Palmero D, Di Paolo ER, Beauport L, Pannatier A, Tolsa JF. A bundle with a preformatted medical order sheet and an introductory course to reduce prescription errors in neonates. Eur J Pediatr. 2016;175:113–9. https://doi.org/10.1007/s00431-015-2607-4 www.ncbi.nlm.nih.gov/pubmed/26272253.
Taketomo C, Hodding J, Kraus D. Lexicomp drug reference handbooks: pediatric and neonatal dosage handbook. Hudson: Lexi-Comp, Inc; 2016.
Custer JW, Rau RE. The Harriet lane handbook: mobile medicine series-expert consult. Mosby: Elsevier Health Sciences; 2008.
Truter A, Schellack N, Meyer JC. Identifying medication errors in the neonatal intensive care unit and paediatric wards using a medication error checklist at a tertiary academic hospital in Gauteng, South Africa. South Afr J Child Health. 2017;11:5–10.
Lerner RB, Carvalho M, Vieira AA, Lopes JM, Moreira ME. Medication errors in a neonatal intensive care unit. J Pediatr. 2008;84:166–70. https://doi.org/10.2223/JPED.1757 www.ncbi.nlm.nih.gov/pubmed/18372936.
Nawwar F, Mohsen L, Aly H, Salah M. Medication errors in neonatal care units. Public Health Res. 2015;5:153–8.
Esque Ruiz MT, Moretones Sunol MG, Rodriguez Miguelez JM, Sanchez Ortiz E, Izco Urroz M, de Lamo CM, et al. Medication errors in a neonatal unit: one of the main adverse events. An Pediatr (Barc). 2016;84:211–7. https://doi.org/10.1016/j.anpedi.2015.09.009 www.ncbi.nlm.nih.gov/pubmed/26520488.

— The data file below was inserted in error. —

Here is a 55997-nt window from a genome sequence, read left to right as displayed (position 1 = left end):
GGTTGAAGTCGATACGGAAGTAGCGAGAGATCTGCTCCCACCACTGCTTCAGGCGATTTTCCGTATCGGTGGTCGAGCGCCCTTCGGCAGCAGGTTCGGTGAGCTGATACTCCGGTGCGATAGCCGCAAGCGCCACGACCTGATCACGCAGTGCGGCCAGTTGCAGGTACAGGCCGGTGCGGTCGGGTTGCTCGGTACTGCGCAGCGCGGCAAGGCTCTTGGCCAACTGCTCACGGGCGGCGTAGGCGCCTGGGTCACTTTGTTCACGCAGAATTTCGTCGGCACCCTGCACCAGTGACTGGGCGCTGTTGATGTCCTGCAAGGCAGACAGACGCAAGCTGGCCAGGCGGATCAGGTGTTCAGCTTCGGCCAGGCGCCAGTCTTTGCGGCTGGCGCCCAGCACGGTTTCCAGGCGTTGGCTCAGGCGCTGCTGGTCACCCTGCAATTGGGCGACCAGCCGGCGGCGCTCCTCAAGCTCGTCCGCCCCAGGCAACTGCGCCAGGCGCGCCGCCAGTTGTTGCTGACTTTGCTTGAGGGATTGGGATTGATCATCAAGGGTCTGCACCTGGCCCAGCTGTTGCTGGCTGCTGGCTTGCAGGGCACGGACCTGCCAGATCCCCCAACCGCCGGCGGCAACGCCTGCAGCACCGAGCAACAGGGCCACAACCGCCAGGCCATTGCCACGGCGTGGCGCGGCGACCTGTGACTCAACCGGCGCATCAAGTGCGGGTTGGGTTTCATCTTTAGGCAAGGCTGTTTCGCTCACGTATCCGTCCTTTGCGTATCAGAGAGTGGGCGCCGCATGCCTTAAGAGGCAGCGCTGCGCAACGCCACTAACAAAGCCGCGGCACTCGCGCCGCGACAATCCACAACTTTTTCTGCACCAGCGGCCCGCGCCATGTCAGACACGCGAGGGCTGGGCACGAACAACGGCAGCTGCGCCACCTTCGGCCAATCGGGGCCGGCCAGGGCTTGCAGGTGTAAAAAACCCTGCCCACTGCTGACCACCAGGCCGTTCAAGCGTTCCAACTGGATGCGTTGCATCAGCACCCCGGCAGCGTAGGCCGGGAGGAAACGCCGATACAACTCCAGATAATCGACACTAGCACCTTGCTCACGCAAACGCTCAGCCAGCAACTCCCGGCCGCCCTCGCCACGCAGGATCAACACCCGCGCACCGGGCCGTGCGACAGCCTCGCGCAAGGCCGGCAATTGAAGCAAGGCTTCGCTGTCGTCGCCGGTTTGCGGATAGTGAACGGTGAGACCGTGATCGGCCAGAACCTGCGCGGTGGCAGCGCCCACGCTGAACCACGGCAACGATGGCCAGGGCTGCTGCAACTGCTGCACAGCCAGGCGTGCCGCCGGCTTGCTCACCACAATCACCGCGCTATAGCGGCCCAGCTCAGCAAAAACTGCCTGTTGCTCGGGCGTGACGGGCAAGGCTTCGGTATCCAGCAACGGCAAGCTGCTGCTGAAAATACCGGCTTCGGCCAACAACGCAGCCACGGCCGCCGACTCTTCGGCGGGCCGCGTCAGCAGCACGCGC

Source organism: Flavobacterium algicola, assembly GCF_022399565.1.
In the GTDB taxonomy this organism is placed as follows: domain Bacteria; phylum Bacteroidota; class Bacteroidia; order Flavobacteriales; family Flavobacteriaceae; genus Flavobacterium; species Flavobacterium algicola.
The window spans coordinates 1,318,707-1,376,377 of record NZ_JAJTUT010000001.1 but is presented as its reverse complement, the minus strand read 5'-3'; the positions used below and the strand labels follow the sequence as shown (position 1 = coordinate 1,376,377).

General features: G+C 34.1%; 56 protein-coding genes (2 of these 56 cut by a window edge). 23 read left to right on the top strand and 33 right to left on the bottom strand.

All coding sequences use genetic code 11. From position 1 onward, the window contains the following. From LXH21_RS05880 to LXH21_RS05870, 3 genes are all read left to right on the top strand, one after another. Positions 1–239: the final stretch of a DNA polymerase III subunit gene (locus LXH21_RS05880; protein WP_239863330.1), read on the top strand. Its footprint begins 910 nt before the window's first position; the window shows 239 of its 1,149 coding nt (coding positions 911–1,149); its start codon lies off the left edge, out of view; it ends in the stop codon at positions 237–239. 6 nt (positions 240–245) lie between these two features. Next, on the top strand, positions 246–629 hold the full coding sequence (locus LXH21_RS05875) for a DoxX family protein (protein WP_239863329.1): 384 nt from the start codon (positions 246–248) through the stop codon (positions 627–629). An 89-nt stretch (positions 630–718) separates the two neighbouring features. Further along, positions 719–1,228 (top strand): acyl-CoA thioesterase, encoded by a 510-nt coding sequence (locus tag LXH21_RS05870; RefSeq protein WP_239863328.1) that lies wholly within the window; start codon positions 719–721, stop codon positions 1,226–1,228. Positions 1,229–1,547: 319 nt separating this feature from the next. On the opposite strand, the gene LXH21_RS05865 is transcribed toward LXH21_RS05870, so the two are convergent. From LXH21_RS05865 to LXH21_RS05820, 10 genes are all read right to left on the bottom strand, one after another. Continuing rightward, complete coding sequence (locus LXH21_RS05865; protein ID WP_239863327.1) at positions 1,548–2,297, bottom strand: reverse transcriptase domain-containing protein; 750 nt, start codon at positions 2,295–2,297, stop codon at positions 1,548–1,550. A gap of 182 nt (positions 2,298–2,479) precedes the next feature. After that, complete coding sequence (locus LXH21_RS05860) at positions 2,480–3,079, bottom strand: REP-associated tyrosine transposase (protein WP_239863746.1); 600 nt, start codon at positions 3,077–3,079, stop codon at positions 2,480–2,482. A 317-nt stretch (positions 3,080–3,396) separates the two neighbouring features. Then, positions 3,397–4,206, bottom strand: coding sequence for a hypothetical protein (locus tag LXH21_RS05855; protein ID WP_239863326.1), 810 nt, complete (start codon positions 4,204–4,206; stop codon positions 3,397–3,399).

Dabliz R, Levine S. Medication safety in neonates. Am J Perinatol. 2012;29:49–56.
Pawluk S, Jaam M, Hazi F, Al Hail MS, El Kassem W, Khalifa H, et al. A description of medication errors reported by pharmacists in a neonatal intensive care unit. Int J Clin Pharm. 2017;39:88–94. https://doi.org/10.1007/s11096-016-0399-x www.ncbi.nlm.nih.gov/pubmed/27905075.
Krzyzaniak N, Bajorek B. Medication safety in neonatal care: a review of medication errors among neonates. Ther Adv Drug Saf. 2016;7:102–19. https://doi.org/10.1177/2042098616642231 www.ncbi.nlm.nih.gov/pubmed/27298721.
Machado AP, Tomich CS, Osme SF, Ferreira DM, Mendonca MA, Pinto RM, et al. Prescribing errors in a Brazilian neonatal intensive care unit. Cad Saude Publica. 2015;31:2610–20. https://doi.org/10.1590/0102-311X00194714 www.ncbi.nlm.nih.gov/pubmed/26872237.
This article is based on the thesis. We appreciate Ahvaz Jundishapur University of Medical Sciences for providing financial support for this study (Grant number: GP95020). We also appreciate the cooperation of the archives staff of hospitals for giving us access to patient records.
The study is supported by Ahvaz Jundishapour University of Medical Sciences (Grant number: GP95020). The funding body had no role in the design of the study and collection, analysis, and interpretation of data and in writing the manuscript.
Ethics approval and consent to participate
The approval and code of ethics (IR.AJUMS.REC.1395.96) were issued by the Ethics Committee of Ahvaz Jundishapur University of Medical Sciences. Written consent was obtained from patients.
Consent for publication
Not applicable (This manuscript does not contain data from any individual person).
The authors declare that they have no competing interests.
Springer Nature remains neutral with regard to jurisdictional claims in published maps and institutional affiliations.
About this article
Cite this article
Eslami, K., Aletayeb, F., Aletayeb, S.M.H. et al. Identifying medication errors in neonatal intensive care units: a two-center study. BMC Pediatr 19, 365 (2019). https://doi.org/10.1186/s12887-019-1748-4
- Neonatal intensive care unit
- Medication error